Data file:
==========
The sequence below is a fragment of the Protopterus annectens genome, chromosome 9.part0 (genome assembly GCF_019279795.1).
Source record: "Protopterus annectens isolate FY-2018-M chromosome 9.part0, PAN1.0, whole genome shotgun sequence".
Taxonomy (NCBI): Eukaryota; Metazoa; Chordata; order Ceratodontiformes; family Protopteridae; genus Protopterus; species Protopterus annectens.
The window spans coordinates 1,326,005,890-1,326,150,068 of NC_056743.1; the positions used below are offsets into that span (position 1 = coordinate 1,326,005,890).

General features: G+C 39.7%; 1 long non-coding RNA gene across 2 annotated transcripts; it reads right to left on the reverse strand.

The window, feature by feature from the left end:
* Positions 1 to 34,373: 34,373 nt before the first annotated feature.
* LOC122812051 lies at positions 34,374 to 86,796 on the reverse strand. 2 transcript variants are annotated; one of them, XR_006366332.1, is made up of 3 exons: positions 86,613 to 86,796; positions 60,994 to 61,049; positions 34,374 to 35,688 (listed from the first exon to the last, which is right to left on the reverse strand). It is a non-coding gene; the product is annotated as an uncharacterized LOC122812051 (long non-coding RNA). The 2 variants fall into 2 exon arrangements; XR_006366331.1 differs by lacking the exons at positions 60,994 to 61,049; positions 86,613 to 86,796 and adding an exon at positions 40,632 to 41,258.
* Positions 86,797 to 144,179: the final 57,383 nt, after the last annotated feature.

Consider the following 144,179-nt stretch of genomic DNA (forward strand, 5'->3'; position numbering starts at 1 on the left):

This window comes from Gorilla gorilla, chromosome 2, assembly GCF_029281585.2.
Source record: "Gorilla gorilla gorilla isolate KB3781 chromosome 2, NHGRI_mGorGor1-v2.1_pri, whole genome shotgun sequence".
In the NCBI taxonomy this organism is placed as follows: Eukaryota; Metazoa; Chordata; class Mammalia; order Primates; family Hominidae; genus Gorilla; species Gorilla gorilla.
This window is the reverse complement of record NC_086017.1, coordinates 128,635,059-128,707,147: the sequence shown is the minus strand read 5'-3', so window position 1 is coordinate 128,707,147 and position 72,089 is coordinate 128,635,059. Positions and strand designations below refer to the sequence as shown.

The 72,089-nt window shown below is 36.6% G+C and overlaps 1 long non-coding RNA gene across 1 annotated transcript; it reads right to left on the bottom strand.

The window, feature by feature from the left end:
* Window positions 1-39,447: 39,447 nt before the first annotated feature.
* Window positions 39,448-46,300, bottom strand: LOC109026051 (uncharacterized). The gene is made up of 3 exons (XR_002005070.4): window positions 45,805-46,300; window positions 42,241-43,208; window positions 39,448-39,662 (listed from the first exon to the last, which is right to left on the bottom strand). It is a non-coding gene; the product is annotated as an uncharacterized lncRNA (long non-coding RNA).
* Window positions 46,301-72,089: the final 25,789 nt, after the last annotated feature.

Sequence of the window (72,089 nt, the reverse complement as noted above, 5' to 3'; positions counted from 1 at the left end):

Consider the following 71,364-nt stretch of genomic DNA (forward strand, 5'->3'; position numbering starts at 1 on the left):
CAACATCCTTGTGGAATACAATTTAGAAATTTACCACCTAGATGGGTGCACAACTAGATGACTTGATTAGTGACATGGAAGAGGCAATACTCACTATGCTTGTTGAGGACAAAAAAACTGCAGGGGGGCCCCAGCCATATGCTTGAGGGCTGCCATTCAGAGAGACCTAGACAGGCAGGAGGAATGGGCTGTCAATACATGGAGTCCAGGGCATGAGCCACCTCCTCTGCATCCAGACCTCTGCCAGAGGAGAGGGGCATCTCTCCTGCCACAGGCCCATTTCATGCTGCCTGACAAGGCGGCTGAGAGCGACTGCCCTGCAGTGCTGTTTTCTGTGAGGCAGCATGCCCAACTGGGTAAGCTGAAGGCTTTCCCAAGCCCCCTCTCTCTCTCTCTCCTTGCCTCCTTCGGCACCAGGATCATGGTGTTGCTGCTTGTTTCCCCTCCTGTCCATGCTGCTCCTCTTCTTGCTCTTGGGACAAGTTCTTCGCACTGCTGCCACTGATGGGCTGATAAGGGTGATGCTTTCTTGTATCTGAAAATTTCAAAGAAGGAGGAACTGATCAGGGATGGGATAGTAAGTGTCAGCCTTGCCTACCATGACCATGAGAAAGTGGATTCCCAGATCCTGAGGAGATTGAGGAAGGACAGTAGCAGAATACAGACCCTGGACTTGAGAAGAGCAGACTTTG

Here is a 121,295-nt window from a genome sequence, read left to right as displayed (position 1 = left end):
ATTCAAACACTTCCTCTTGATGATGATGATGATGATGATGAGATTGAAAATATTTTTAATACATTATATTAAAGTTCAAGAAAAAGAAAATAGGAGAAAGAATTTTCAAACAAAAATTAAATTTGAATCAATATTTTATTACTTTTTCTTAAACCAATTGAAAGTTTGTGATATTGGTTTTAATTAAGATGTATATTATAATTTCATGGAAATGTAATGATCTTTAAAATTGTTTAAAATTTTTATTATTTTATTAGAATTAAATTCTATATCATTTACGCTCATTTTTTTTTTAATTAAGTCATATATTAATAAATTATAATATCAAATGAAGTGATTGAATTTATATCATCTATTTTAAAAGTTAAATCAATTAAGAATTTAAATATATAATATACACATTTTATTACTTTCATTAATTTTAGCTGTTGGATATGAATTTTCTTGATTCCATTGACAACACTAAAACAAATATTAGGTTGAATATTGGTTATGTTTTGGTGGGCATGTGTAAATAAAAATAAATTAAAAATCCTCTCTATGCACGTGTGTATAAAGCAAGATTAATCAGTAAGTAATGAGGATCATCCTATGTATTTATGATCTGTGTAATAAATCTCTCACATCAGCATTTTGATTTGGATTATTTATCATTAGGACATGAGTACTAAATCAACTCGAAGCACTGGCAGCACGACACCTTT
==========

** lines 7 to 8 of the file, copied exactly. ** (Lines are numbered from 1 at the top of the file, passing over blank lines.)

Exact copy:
* Positions 1 to 34,373: 34,373 nt before the first annotated feature.
* LOC122812051 lies at positions 34,374 to 86,796 on the reverse strand. 2 transcript variants are annotated; one of them, XR_006366332.1, is made up of 3 exons: positions 86,613 to 86,796; positions 60,994 to 61,049; positions 34,374 to 35,688 (listed from the first exon to the last, which is right to left on the reverse strand). It is a non-coding gene; the product is annotated as an uncharacterized LOC122812051 (long non-coding RNA). The 2 variants fall into 2 exon arrangements; XR_006366331.1 differs by lacking the exons at positions 60,994 to 61,049; positions 86,613 to 86,796 and adding an exon at positions 40,632 to 41,258.